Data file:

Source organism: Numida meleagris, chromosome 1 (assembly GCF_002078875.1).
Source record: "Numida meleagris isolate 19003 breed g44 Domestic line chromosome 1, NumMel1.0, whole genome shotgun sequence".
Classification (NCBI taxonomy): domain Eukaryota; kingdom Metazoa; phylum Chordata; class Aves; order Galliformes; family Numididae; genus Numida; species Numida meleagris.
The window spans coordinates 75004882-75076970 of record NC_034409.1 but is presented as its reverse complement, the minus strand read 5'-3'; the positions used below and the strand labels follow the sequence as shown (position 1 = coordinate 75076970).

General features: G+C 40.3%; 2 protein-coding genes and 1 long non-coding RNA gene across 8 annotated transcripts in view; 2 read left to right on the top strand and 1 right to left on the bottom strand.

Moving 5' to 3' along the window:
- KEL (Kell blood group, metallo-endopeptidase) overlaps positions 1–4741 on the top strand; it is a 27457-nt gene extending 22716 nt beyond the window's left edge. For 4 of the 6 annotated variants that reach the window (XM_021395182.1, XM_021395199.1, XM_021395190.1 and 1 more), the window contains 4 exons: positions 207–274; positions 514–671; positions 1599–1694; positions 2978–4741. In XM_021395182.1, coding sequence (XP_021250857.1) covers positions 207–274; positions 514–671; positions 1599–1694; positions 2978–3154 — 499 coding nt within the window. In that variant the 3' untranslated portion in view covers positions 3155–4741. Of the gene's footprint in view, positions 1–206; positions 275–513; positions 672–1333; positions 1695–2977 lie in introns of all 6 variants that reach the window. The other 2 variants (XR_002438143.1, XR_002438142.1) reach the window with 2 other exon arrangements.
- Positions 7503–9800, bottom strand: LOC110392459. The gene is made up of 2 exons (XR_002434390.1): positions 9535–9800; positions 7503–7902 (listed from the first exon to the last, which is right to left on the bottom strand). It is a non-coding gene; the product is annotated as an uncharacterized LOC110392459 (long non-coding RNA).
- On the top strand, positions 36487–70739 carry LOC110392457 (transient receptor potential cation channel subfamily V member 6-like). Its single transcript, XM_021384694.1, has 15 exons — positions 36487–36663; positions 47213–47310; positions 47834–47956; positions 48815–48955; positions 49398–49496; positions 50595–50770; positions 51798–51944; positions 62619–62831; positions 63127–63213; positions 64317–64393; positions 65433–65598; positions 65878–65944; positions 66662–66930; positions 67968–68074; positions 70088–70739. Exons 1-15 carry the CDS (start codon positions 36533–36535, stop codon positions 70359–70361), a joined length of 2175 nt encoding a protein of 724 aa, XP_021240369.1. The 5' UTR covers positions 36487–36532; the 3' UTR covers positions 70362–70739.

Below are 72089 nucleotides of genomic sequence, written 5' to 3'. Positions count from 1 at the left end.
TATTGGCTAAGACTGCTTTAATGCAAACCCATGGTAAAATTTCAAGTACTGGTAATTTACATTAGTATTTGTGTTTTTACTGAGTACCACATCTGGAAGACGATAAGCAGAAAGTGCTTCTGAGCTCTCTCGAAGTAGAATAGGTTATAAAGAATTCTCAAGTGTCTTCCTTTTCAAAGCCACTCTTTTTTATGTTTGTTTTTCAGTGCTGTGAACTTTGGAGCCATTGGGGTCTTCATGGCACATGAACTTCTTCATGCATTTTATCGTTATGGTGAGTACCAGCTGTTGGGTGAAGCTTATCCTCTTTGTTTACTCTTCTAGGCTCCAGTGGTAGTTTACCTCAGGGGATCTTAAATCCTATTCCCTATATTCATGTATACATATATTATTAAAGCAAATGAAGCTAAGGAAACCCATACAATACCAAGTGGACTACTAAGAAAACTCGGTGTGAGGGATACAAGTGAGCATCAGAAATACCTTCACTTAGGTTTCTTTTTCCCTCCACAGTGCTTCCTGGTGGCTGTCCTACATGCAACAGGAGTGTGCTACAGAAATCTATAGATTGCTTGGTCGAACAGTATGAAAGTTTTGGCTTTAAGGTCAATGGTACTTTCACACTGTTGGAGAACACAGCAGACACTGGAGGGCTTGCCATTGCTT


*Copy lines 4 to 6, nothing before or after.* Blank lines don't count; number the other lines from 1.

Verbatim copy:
The window spans coordinates 75004882-75076970 of record NC_034409.1 but is presented as its reverse complement, the minus strand read 5'-3'; the positions used below and the strand labels follow the sequence as shown (position 1 = coordinate 75076970).

General features: G+C 40.3%; 2 protein-coding genes and 1 long non-coding RNA gene across 8 annotated transcripts in view; 2 read left to right on the top strand and 1 right to left on the bottom strand.

Moving 5' to 3' along the window: